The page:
Monday, February 18, 2019

What's going on in the borderlands?

Art and I continue to volunteer on Saturday evenings at a refugee shelter in Tucson. This article, sent to me by a friend, gives the best description I have read about what's happening there.

I haven't attended a church service since we arrived in Tucson on October 31. But after four hours on Saturday evening, at St. Francis in the Foothills Methodist Church, I feel like I have been to church. Truly, it's about love and service.

Monday, February 4, 2019

I never had a master plan

As I look back on my life so far (the first 70 years), I'm aware that what's led me to this point has been largely unplanned. Here's what I mean.

1. My father was a military officer, so we moved around a lot. I was pretty much an obedient daughter - expected in the military environment - interested by nature in academics, music and theatre. The closest I ever came to a life plan was "I'll go to college and then get married and have kids."

2. I was accepted as a high school junior to the College of William and Mary in Virginia, when my father was stationed at Camp Lejeune, North Carolina. I wanted to go there, but my father was then transferred to Camp Smith on Oahu. My parents thought 5,000 miles was too great a distance between my college and their home. My mother had been a Marine during World War II, stationed at Santa Barbara. She said it was a nice place. I applied to UCSB, and that is where I spent my four years of college.

  • Outcome of not going to William and Mary: didn't spend my college years on the east coast and marry an east coast person and have east coast kids; didn't go to a smaller school where I would probably have been more comfortable. 
  • Outcome of going to UCSB instead: spent my college years on the west coast and married a west coast person and had west coast kids; went to a large party school (I have never been a partier); experienced anti-war activity and got tear gassed through my apartment window; felt some guilt that I had anti-war preferences though my father was in Vietnam and paying for my college education.
3. I got married and had kids (two sons) . Part of the plan.

4. I got divorced after 15 years. NOT part of the plan.
  • Outcome of getting divorced: I went back to school to earn a degree that I could use to support myself and my children. I learned how to take care of myself and my household.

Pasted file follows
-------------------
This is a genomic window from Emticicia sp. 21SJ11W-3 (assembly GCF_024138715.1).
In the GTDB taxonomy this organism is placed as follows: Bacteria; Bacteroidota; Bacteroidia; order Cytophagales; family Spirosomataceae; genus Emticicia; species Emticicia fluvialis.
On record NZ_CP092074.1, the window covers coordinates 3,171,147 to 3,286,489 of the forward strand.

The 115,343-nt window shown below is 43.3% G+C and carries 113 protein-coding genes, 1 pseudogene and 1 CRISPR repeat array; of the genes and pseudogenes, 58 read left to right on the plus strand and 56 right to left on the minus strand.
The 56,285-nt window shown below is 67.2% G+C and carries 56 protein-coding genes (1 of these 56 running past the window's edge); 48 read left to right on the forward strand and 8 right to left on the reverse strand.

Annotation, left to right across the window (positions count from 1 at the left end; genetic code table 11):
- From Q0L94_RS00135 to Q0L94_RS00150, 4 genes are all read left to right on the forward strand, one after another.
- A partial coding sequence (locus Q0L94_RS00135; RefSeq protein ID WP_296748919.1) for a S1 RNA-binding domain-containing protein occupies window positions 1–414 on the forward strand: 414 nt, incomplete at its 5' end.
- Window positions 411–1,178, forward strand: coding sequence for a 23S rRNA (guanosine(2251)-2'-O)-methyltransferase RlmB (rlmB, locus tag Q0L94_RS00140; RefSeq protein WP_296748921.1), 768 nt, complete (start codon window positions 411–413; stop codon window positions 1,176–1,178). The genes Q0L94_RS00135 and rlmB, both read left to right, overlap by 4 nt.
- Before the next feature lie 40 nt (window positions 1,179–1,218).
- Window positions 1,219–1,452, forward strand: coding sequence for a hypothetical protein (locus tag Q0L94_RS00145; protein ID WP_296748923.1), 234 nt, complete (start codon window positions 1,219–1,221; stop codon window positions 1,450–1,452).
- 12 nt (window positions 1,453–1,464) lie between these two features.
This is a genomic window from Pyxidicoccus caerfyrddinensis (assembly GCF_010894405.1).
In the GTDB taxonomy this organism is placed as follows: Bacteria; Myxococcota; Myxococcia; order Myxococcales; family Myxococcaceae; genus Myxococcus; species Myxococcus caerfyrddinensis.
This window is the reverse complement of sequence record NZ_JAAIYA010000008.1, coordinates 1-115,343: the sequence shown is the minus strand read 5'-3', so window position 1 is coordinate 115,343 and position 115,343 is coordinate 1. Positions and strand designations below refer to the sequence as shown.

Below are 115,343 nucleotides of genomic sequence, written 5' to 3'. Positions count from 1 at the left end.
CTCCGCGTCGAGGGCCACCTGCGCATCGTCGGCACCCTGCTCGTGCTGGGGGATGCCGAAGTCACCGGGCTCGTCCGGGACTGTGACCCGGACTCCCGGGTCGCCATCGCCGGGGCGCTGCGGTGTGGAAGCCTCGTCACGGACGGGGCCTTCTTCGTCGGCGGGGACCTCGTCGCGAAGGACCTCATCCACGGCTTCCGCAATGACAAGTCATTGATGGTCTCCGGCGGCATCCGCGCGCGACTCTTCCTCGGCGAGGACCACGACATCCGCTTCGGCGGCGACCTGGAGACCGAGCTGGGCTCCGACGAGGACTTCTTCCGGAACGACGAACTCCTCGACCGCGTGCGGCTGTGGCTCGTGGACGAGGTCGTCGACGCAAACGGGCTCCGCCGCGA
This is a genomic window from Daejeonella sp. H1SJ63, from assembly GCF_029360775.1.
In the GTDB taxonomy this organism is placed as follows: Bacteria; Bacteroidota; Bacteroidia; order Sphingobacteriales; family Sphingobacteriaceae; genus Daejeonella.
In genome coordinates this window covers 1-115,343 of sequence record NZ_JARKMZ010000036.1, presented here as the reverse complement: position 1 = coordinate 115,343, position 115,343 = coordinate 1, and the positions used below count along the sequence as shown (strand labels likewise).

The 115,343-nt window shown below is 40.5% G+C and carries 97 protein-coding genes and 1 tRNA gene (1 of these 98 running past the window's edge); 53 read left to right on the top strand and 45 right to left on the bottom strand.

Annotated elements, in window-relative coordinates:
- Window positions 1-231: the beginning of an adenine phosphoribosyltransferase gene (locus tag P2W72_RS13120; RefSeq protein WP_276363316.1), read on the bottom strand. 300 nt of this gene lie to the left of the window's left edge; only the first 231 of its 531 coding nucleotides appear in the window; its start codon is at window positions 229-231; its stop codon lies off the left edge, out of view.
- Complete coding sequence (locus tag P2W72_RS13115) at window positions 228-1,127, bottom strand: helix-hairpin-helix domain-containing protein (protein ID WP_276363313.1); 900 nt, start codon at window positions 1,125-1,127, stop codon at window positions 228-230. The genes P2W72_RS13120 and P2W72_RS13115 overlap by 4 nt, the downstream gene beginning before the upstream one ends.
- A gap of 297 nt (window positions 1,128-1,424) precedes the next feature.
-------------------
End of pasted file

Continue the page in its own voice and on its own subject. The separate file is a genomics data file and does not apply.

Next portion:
• Outcome of the degree: I moved from a small town in Oregon to a large city in Washington for the job I got. I didn't keep that job, but I've lived in Washington ever since. And I have used some element of that degree every day for the last 30 years.
5. I was a single mom for nine years. Not part of the plan.

6. I got remarried and acquired six more kids. Part of the REVISED plan.
  • Outcome of getting remarried: I found a partner I never would have met in college. We have been together for 27 years.
  • Outcome of acquiring six more kids: Got to have as many kids - and more - as I'd hoped for. Got to experience the differences between boy kids and girl kids. Got to be a role model for young women.
7. I retired after working for 25 years. Part of the plan, though in my heart of hearts I couldn't imagine such a thing without more than a twinge of worry and fear. That's when I started my blog, "Thoughts from a Bag Lady In Waiting".

8. As a retiree, I could choose how I spent my time. Part of the plan, though I had no idea at first what I would do other than sleep as long as I wanted in the morning and read a lot of books.

9. I said yes to what came along, but only since I turned 60. Before that I was pretty much still the military officer's daughter. Here's what's come along since I started saying yes:
  • Took 140 hours of training in 18 months and became a certified mediator. 
  • Mediated about 100 conflicts at a dispute resolution center and in small claims court. Still have the skill, which I use nearly every day.
  • Took 69 trips of three days or more, within the US and elsewhere. Still have the memories, the blog posts and the photos.
  • Volunteered five times at a refugee camp in Greece. It has changed my life.
  • Bought a small home at a +55-plus community in Tucson for winters. Found a community in this "camp for grandmas". 
  • Started adding blue and purple and burgundy highlights to my hair. Still love it!

  • Got a tattoo of the world. My first and last. Still love it!
  • Volunteer each week at a refugee shelter in Tucson. I am continuing to say yes to this amazing work. Greece or Tucson? It's just about the same. And I know beyond a doubt that We Are All The Same.
But I feel especially blessed and lucky. No master plan. But it's all worked out to be more than I would ever have imagined.

Sunday, January 27, 2019

The Bag Lady visits a refugee detention facility